Artists Babs Tarr ("Batgirl"), Amanda Conner ("Harley Quinn"), Lee Bermejo ("Suiciders"), and Billy Tan ("Green Lantern") gathered at Comic-Con International in San Diego, discussing their approach to art, storytelling and, well, making comics for the DC Comics Master Class: Art History panel. The artists talked about how they broke into the industry and took questions about drawing from the audience, illustrating solutions to common problems in real time, projected live onto a giant screen.
Moderator Jim Lee kicked off the discussion by asking each artist to relate how they got started in the industry. Tarr talked about being skeptical at first when "Batgirl" writer Cameron Stewart contacted her online. As she got closer to winning the "Batgirl" pitch, she realized that he had been serious. Though she had no background in sequential art, "They could see that I had some bones to work with."
"The message here is, hang out by your computers and wait for a message from Cameron Stewart," joked Lee. The real lesson, Tarr added, is, "Don't be shy; post your stuff everywhere."
Bermejo started pursuing a career in comics as a teenager, and had his heart set on working at WildStorm. "I wanted to learn to draw comics in that environment," he said. Before the rise of the Internet, Bermejo sent packets of photocopies off to different publishers. "It's kinda like sending a letter to Santa Claus, because you're not going to get a response," he said. Eventually he did, however, and landed a job at WildStorm.
Conner had a similar experience, repeatedly soliciting publishers until she was hired to draw a backup story for Marvel. She visited the Marvel offices in New York, where, she said, "They were nice enough to take the time to look at my stuff."
Tan's experience with visiting Marvel in person was completely different, however. "I waited there for about twenty minutes," he said. "Eventually an editor chased me out saying, 'You didn't believe the receptionist that I didn't want to see you?'" Eventually, Tan broke into the industry through Top Cow's talent search. Working at Top Cow/WildStorm, he said, "you learned a lot really quickly."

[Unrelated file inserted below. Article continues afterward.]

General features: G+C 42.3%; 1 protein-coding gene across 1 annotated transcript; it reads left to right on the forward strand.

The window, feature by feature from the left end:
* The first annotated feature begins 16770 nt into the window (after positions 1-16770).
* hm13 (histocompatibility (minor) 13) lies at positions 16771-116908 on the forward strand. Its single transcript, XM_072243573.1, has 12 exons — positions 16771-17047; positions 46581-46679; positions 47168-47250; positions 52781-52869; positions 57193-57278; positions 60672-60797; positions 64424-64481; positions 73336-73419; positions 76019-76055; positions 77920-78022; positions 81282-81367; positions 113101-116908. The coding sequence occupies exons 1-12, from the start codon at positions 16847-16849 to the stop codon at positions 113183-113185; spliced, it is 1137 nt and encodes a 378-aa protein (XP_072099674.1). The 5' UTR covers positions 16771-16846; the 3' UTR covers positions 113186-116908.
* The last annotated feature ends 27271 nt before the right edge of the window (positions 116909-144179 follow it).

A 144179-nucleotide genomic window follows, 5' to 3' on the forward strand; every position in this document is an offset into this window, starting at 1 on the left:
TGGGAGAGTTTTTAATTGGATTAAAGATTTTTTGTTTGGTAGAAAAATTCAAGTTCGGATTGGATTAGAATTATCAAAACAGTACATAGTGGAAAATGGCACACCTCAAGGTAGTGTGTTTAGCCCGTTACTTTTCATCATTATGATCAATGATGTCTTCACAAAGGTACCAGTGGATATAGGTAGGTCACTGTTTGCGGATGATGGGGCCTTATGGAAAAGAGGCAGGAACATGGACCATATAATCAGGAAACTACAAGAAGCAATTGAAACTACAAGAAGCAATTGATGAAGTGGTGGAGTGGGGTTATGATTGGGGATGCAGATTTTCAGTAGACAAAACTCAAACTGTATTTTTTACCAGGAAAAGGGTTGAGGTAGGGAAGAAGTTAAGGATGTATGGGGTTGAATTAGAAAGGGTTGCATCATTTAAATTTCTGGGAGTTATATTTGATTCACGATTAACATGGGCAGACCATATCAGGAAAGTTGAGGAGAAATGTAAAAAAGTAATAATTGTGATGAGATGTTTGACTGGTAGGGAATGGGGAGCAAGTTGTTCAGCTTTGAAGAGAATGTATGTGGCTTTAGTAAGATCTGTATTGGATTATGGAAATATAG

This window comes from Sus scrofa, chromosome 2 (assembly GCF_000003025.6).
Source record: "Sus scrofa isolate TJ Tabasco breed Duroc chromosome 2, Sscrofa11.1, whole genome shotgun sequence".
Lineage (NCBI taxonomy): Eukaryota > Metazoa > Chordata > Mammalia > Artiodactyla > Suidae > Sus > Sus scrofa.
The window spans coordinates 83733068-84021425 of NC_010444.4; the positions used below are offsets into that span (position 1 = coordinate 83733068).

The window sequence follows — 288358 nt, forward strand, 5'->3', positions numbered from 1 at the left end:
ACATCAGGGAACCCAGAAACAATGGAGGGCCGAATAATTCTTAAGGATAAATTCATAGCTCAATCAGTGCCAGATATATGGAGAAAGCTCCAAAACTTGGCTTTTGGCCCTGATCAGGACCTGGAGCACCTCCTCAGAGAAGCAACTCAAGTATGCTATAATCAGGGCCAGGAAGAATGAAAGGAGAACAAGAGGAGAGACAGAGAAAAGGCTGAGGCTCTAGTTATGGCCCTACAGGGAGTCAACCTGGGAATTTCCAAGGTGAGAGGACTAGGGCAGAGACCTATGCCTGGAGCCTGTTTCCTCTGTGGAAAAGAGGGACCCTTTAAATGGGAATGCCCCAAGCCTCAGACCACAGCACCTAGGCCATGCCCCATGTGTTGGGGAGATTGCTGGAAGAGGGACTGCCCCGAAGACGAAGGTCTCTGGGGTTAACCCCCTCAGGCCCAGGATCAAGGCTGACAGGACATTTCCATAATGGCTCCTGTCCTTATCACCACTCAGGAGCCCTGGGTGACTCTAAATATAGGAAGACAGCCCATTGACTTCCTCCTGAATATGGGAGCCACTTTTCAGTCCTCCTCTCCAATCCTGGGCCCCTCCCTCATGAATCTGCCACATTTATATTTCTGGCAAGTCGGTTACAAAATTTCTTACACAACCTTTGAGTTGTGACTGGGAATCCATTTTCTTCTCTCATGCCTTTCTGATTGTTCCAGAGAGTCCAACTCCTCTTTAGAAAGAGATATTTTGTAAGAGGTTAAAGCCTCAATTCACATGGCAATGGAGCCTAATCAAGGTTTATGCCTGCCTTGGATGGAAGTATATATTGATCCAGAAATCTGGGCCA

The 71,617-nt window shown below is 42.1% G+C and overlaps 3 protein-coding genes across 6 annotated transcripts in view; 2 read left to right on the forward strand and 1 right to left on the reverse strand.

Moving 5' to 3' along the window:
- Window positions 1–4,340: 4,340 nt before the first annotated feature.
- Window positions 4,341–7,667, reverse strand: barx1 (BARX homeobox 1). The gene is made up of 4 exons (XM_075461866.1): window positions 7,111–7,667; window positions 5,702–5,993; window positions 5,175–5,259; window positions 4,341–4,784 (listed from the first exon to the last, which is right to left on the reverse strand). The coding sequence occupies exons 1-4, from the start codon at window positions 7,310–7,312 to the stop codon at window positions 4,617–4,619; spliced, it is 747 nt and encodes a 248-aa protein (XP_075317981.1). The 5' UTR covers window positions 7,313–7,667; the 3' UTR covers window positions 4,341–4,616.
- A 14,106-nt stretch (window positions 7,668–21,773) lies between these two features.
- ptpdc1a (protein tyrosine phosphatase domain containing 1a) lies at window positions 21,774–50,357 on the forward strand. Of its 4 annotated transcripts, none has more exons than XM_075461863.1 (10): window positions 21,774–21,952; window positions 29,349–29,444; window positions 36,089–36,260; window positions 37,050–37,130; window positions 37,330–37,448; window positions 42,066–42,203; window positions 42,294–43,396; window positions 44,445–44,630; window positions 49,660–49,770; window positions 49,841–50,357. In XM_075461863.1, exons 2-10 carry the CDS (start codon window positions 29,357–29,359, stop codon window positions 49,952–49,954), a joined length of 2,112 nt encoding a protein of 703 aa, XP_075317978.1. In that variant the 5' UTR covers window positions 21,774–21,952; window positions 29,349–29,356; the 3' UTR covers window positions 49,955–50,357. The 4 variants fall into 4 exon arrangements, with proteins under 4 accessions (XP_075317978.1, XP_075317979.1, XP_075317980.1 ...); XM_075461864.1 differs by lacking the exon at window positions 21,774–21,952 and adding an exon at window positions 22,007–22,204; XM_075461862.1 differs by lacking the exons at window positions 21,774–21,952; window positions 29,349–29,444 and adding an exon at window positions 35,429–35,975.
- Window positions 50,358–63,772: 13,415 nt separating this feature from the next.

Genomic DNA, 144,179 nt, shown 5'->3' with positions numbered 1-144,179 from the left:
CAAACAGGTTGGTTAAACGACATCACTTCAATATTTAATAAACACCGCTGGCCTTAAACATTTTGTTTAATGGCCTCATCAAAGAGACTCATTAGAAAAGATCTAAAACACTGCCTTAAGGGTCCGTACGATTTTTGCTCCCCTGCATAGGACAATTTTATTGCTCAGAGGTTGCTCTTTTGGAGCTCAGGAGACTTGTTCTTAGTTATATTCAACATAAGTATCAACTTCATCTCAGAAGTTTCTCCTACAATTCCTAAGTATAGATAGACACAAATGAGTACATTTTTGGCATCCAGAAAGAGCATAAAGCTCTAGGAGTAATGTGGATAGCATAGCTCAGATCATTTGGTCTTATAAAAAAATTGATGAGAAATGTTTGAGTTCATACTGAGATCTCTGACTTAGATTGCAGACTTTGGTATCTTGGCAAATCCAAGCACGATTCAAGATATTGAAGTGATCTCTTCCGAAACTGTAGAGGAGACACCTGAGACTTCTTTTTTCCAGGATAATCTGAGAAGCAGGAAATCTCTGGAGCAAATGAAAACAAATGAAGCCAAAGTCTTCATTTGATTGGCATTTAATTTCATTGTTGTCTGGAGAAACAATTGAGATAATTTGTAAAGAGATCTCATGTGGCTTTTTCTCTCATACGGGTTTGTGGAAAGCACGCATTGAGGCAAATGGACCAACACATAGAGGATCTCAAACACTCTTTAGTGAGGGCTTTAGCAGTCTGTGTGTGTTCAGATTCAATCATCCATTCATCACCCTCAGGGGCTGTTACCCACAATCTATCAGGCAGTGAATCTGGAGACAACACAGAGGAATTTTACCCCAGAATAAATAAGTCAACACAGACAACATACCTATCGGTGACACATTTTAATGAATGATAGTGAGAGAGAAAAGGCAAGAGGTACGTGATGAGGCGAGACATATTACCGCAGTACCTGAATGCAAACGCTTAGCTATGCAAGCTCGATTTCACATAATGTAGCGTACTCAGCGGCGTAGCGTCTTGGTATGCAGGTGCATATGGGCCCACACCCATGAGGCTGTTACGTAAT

An audience member asked Tarr how she was adjusting to working in sequential art, considering her background in illustration. Tarr explained that Stewart had given her layouts for the first six issues of "Batgirl," but since issue #7, she's been doing everything on her own. "It's horrifying," she laughed. "It's fun, and I'm getting my own language, which is cool. I'm getting more confidence, every page I draw and every challenge I get."
Conner answered a question about perspective for backgrounds with a demonstration. "This is an Adam Hughes trick. He's probably really annoyed that I tell everybody this." Conner sketched a barn, and then demonstrated how to create perspective lines for a vanishing point by using a ruler to establish proportional points of reference.
Lee stepped in to demonstrate how to draw drapery, showing how fabric both hangs and bunches. "When it gets to the bottom, I just kind of do a squiggle," he explained. Tarr commented that she takes inspiration from simpler, more cartoonish styles for her fabric work. "There's an economical way that you can see how they translate folds." Bermejo added. "Just look at life as much as you can. Draw what you see."
Another audience member talked about getting stuck drawing the same few character poses for layouts, and asked for ideas to get out of that rut. "I'm learning how to do that now," laughed Tarr. "I use these really great Japanese pose books." Conner added, "If you catch yourself using the same poses, then do something else." She said that incorporating different camera angles and choosing interesting moments in fight scenes can add variety as well.
The artists had different ideas about what to do when having trouble with a page layout. "Show friends," said Tarr. "Just do a different page," advised Bermejo. Tarr also said that while working on layouts, she often thinks, "What would Cameron Stewart do for this?" Lee recommended Wally Wood's "22 Panels That Always Work" as an easy source of inspiration for adding visual interest to a page.
"I hate buildings," Tarr responded when asked about pet peeves.
"Super emotional scenes, when you have to transition from something really horrific to something tender," Bermejo added. "Transitions in general, actually," he amended, "Moving through three separate storylines in an issue, seamlessly, is very difficult."